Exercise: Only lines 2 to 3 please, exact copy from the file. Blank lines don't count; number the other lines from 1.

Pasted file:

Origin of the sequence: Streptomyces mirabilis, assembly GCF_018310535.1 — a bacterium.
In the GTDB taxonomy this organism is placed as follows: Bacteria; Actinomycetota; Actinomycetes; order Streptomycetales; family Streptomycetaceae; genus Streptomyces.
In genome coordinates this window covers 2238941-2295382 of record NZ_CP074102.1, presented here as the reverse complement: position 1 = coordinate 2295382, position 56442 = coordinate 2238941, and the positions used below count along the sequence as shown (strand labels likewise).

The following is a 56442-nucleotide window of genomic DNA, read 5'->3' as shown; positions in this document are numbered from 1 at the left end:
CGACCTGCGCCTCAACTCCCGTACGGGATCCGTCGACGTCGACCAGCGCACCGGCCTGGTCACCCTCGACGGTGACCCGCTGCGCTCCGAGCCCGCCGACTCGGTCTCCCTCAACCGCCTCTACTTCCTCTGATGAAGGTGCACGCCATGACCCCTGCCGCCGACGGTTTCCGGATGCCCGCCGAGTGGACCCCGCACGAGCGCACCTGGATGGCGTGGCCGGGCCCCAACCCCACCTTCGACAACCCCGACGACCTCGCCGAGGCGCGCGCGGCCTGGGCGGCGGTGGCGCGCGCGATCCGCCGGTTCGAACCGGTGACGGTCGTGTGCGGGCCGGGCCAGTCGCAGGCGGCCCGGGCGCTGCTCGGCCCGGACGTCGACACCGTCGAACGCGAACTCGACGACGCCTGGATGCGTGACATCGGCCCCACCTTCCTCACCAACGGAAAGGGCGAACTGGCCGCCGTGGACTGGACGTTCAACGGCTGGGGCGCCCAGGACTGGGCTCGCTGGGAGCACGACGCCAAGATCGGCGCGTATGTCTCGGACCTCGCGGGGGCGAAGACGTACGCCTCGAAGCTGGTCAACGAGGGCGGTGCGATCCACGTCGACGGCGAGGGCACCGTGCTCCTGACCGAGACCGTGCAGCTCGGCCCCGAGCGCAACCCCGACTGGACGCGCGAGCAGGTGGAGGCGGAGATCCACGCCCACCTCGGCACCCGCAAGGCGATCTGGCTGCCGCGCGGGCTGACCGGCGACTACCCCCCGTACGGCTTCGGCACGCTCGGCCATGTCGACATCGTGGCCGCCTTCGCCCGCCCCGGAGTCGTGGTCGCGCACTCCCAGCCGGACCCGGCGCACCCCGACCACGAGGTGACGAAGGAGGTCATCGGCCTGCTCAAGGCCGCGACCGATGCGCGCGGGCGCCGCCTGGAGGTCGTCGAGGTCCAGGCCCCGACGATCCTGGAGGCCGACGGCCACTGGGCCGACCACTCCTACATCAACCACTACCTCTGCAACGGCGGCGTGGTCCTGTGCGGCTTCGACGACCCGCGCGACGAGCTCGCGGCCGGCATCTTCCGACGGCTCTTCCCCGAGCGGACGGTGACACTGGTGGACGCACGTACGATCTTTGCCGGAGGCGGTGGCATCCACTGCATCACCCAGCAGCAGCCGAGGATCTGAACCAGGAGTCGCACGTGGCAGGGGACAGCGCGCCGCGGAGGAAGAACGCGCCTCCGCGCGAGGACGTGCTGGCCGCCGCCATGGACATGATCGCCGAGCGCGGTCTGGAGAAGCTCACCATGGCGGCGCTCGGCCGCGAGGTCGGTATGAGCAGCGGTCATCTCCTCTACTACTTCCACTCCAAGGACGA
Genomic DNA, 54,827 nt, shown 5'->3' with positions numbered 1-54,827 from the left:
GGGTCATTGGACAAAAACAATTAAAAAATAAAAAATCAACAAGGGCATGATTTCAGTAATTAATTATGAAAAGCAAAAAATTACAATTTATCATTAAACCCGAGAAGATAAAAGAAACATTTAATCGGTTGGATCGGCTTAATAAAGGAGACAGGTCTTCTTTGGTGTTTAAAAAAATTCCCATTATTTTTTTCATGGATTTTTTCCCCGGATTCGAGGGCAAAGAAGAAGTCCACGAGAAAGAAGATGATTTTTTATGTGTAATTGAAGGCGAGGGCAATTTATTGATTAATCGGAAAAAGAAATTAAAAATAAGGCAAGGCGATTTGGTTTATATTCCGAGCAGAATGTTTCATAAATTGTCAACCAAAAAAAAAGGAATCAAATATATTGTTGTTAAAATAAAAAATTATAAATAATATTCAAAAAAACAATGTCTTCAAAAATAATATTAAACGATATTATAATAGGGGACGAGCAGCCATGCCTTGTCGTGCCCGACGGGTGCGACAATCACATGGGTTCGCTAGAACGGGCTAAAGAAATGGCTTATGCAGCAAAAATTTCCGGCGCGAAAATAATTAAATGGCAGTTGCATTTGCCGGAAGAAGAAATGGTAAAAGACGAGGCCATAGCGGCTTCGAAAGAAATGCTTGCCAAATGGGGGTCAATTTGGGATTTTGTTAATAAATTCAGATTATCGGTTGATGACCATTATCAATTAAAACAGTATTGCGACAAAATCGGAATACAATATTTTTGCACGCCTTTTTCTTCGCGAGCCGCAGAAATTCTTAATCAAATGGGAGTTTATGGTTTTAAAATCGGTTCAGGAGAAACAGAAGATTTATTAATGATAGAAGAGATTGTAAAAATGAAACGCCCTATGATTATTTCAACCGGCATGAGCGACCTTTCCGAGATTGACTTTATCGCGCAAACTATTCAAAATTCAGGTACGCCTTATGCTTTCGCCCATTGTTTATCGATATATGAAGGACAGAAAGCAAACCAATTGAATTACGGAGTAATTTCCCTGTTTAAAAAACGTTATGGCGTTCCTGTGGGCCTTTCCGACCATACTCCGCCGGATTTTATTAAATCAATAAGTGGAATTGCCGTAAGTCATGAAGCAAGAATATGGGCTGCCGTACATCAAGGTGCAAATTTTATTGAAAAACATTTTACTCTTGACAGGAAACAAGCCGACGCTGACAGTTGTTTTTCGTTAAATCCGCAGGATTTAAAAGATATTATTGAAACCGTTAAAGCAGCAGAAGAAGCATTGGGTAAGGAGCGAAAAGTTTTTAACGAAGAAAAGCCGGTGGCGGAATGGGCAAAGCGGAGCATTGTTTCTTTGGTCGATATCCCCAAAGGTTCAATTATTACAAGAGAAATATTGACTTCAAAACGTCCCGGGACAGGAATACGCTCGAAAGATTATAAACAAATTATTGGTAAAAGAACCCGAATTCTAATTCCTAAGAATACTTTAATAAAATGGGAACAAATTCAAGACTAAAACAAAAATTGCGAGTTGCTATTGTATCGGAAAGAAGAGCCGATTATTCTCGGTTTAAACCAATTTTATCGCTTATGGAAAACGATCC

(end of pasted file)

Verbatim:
In the GTDB taxonomy this organism is placed as follows: Bacteria; Actinomycetota; Actinomycetes; order Streptomycetales; family Streptomycetaceae; genus Streptomyces.
In genome coordinates this window covers 2238941-2295382 of record NZ_CP074102.1, presented here as the reverse complement: position 1 = coordinate 2295382, position 56442 = coordinate 2238941, and the positions used below count along the sequence as shown (strand labels likewise).